The latest piece from the ever excellent Gordon Campbell has a go at the beat up of North Shore Mayor Andrew Williams. Towards the end he raises some interesting points about Auckland’s new boss. Campbell writes:
If the proximity of alcohol to those in power is an issue, I would have thought that Matt McCarten’s most recent column in the NZ Herald flags a far bigger story, and a much more pressing problem. Rodney Hide’s choice to be the first CEO of the Supercity will be Doug McKay who as McCarten explains has been responsible, in his other role as the chief of Independent Liquor, for targeting the sale of flavoured alcohol drinks to the youth market, via alco-pop drinks that have been a particular favourite of teenage girls. McKay’s firm has made hundreds of millions of dollars out of this ethically dubious trade. McCarten explains how Auckland’s new civic leader customarily plies his wares :
Their innovation is they promote spirits mixed with soft drink and give them trendy names and designs to appeal to younger drinkers.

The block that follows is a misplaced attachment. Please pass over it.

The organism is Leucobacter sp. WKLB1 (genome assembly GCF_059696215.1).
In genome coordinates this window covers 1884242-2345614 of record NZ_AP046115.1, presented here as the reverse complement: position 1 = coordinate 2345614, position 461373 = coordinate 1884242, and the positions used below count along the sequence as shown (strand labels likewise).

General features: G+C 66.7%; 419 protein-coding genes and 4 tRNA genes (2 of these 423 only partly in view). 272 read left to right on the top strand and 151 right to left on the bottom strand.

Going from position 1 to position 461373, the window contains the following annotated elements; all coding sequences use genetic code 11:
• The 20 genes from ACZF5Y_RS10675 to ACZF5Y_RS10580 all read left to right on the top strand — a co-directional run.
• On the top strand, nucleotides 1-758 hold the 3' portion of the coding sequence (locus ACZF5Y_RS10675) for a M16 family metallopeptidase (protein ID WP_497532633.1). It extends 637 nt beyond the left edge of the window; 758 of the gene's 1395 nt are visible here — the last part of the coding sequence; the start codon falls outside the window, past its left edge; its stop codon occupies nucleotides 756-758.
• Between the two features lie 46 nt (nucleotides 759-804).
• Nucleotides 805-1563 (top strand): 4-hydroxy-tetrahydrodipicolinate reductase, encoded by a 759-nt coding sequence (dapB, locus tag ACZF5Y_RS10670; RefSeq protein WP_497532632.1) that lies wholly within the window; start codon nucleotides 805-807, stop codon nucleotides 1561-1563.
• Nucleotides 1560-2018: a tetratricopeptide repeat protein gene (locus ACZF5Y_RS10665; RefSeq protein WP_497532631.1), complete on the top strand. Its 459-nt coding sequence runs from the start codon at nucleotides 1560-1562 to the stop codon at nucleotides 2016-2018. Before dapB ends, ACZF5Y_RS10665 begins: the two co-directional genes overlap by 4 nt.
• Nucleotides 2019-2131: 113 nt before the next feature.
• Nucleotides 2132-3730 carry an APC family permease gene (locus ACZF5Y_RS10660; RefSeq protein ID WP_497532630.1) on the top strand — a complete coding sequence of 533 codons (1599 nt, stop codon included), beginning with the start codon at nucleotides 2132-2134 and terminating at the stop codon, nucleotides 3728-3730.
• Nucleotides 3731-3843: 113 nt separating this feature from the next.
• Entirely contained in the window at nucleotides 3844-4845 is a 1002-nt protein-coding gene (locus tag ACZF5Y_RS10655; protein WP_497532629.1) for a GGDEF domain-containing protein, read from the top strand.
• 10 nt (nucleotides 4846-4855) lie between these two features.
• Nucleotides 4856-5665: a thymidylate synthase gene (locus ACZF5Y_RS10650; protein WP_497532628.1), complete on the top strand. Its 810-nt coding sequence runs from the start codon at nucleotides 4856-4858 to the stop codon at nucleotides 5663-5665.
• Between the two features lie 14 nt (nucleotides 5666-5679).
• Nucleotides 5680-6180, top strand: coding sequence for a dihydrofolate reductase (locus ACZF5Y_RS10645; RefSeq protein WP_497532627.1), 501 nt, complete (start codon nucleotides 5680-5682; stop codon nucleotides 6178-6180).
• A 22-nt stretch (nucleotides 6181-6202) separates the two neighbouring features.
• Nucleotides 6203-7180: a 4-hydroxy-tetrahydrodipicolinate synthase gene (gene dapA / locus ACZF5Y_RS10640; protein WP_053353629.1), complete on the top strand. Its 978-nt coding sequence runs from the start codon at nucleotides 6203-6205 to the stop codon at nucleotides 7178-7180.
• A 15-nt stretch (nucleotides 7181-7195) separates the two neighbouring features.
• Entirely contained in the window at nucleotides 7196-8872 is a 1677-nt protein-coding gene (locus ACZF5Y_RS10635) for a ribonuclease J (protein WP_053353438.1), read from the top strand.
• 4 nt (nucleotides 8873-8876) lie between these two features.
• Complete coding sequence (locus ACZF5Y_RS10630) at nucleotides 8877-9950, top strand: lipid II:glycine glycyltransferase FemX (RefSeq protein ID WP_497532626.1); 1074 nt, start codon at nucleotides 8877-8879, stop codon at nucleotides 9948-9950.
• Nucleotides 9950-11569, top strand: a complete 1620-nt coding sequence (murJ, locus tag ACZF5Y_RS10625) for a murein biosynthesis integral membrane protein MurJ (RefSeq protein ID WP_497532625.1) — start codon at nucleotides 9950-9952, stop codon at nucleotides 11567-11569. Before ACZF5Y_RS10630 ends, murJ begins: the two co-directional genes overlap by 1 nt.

They market their lollipop-bottled alcohol as RTDs (ready to drink) in four-packs.Their marketing strategy is awesomely calculated. They scan the web identifying trends in culture. Based on what they find, they design a brand such as Woodstock, KGB, Pulse or Cruiser. .They design the labels and promotional materials first. After that, they then make up an alcoholic drink with lots of sugary additives and flavourings.
They make a batch and trial it at parties where young trendsetters hang out. They sponsor huge music events at which their products are given out freely.
The latest ploy is to find emerging bands and massively blanket market their product wherever that band goes.The booze is guzzled down like lollywater by mainly young girls.
Sounds like a great guy. Oh, and McKay’s firm also has a notorious reputation, according to McCarten, for its union-busting tactics, and treatment of staff. It is those revelations that should be triggering calls for resignation this morning, and not on the North Shore.